Family Focused Grief Therapy: A Model of Family-Centered Care during Palliative Care and Bereavement

Family Focused Grief Therapy: A Model of Family-Centered Care during Palliative Care and Bereavement

Family Focused Grief Therapy: A Model of Family-Centered Care during Palliative Care and Bereavement

Family Focused Grief Therapy: A Model of Family-Centered Care during Palliative Care and Bereavement


"To those of us who have been aware of the innovative service to families facing death and bereavement that has been developed by David W. Kissane and Sidney Bloch this book has been eagerly awaited. Their work is a logical development in the field of Palliative Care in which it has long been recognized that, when life is threatened, it is the family (which includes the patient) which is, or ought to be, the unit of care.
The work also has great relevance for the wider field of bereavement care...all who work to help families at times of death and bereavement will find much to learn from this book which represents a useful addition to our understanding of the losses which, sooner or later, we all have to face."
- Colin Murray Parkes Family members are often intimately involved in the care of dying people and themselves require support through both their experience of palliative care and bereavement. This innovative book describes a comprehensive model of family care and how to go about it - Family Focused Grief Therapy is an approach which is new, preventive, cost effective and with proven benefits to bereaved people. It describes a highly original and creative approach to bereavement care, one likely to revolutionize psychosocial care in oncology, hospice or palliative care and grief work.

The book has been designed rather like a therapy manual, providing a step-by-step approach to assessment and intervention. Its rich illustration through many clinical examples brings the process of therapy alive for the reader, anticipating the common challenges that arise and describing how the therapist might respond. Families are recognised throughout as the central social unit, pivotal to the success of palliative care.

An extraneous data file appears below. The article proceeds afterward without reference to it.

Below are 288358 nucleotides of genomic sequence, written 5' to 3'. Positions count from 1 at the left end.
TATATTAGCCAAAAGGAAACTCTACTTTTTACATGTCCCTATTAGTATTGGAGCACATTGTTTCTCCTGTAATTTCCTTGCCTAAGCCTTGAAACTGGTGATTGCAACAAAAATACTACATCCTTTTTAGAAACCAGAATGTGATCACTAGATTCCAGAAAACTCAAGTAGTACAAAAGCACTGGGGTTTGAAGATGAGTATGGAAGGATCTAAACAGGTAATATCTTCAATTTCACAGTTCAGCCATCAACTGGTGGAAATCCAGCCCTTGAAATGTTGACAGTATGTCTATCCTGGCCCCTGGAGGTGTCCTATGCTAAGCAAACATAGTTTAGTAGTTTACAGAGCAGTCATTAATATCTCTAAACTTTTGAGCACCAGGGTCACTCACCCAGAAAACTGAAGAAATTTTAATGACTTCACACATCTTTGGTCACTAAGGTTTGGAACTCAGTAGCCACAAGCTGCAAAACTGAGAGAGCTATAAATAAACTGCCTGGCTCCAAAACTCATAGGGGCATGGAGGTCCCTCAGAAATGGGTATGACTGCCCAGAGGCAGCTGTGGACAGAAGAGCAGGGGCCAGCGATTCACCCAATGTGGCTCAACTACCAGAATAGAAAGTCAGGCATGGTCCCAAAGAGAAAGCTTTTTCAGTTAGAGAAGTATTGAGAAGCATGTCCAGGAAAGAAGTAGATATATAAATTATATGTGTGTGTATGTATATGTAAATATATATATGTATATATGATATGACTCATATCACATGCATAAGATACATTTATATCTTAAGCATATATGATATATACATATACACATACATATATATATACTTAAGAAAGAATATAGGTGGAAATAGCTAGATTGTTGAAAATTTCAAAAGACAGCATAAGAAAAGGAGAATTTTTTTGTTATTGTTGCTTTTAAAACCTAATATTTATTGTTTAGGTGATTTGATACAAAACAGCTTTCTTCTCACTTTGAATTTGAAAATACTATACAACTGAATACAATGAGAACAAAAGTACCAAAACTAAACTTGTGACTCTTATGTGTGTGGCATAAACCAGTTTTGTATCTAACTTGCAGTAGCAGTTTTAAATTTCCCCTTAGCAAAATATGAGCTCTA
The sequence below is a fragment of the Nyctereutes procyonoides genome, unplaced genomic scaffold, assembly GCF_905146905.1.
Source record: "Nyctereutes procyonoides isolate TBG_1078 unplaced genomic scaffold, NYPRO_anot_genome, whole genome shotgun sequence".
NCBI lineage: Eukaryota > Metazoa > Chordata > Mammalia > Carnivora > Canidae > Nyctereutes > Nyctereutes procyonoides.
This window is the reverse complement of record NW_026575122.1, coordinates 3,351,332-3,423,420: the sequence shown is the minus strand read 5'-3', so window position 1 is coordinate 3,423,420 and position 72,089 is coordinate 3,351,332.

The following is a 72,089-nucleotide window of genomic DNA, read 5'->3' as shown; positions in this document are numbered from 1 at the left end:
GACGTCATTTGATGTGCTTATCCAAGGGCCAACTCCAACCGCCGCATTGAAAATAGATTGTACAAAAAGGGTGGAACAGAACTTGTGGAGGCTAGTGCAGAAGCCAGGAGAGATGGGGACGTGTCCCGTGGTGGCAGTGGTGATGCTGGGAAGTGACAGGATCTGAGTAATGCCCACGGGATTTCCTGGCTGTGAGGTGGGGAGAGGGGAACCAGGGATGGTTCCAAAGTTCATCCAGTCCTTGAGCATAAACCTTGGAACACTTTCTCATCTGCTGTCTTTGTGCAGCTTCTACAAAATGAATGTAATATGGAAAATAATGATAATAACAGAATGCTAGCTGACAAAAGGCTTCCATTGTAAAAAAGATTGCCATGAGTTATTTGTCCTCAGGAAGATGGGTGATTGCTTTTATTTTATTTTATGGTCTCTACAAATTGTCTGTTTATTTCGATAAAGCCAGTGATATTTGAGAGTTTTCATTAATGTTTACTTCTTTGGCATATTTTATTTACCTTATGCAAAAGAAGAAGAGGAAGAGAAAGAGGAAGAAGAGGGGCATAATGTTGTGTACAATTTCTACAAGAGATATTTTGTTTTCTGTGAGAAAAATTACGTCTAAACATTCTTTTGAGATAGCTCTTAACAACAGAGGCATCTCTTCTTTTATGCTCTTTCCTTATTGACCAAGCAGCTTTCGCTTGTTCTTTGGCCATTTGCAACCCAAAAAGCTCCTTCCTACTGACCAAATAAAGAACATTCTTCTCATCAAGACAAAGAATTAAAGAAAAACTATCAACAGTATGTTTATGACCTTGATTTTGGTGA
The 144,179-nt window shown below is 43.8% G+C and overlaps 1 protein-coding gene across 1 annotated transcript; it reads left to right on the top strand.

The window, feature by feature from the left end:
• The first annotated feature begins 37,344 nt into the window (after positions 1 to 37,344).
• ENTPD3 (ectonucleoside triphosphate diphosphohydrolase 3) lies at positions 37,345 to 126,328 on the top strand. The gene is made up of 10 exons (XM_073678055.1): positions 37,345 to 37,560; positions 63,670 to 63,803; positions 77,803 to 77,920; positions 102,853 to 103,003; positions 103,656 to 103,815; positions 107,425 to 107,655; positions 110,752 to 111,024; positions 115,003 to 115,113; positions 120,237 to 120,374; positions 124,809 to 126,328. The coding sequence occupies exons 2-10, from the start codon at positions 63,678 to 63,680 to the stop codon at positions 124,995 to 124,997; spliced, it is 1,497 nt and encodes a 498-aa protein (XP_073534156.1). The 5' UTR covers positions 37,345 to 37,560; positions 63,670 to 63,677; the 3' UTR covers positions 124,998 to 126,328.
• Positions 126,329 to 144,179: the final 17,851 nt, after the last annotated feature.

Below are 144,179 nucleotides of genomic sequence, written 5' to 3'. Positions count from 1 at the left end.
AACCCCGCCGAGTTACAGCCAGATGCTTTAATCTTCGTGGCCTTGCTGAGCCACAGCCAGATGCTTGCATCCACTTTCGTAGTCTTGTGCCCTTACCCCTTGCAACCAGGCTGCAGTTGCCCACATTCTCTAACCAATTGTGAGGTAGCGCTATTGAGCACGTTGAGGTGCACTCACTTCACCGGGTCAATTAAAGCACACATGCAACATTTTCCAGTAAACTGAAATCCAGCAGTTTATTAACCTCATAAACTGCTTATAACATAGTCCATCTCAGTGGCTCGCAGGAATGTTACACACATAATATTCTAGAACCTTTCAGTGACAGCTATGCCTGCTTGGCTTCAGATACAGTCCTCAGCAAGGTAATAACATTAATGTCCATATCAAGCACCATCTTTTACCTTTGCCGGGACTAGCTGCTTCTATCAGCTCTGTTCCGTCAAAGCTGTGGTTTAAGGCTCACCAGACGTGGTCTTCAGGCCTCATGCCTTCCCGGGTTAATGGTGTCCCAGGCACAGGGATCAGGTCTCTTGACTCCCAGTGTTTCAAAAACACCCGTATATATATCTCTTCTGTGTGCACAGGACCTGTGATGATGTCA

Family Focused Grief Therapy will be of use to doctors, nurses, psychologists, social workers, pastoral care workers, psychiatrists and other allied health professionals who work in caring for the dying and for their bereaved relatives. Based soundly on a decade of internationally regarded research, this book will alter the direction of future medical practice and is destined to become a classic in its field.


I first met David Kissane, one of the authors of this book, in Sheffield in 1996. During his short visit he gave a lecture at the Royal Hallamshire Hospital on work with Sidney Bloch (his co-author here) in formulating, providing and evaluating a remarkable palliative care service for families in Melbourne, Australia. Here indeed was a team which took seriously the idea that in palliative care it is the entire family which should be supported. Their work appeared to offer a new model of grief therapy, which began whilst the person called the 'patient' was still alive and continued with the bereaved family members in the period after death. the project was being developed with remarkable energy and rigour and I had no hesitation in inviting those concerned to write a book about it for the Facing Death series. David Kissane and Sidney Bloch have done this in a work which both has something new to say and does so in the most lucid manner. I commend it to all palliative care workers (and not only those specialized in bereavement) as well as to those responsible for palliative care service development and evaluation.

Family Focused Grief Therapy by David Kissane and Sidney Bloch is the tenth volume to appear in the Facing Death series. So it marks a useful point at which to reconsider the aims of the series and to reflect on progress to date. From modest beginnings we now have a rich and expanding array of titles and a growing reputation for high quality writing and clarity of presentation. Our tenth volume is therefore cause for a modest sense of achievement and for celebration.

It was the interest attracted by my first book for Open University Press, The Future for Palliative Care: Issues of Policy and Practice (Clark (ed.) 1993) which led to initial discussions with Jacinta Evans about a series which might further develop this area of interest. That was in 1995. As the . . .

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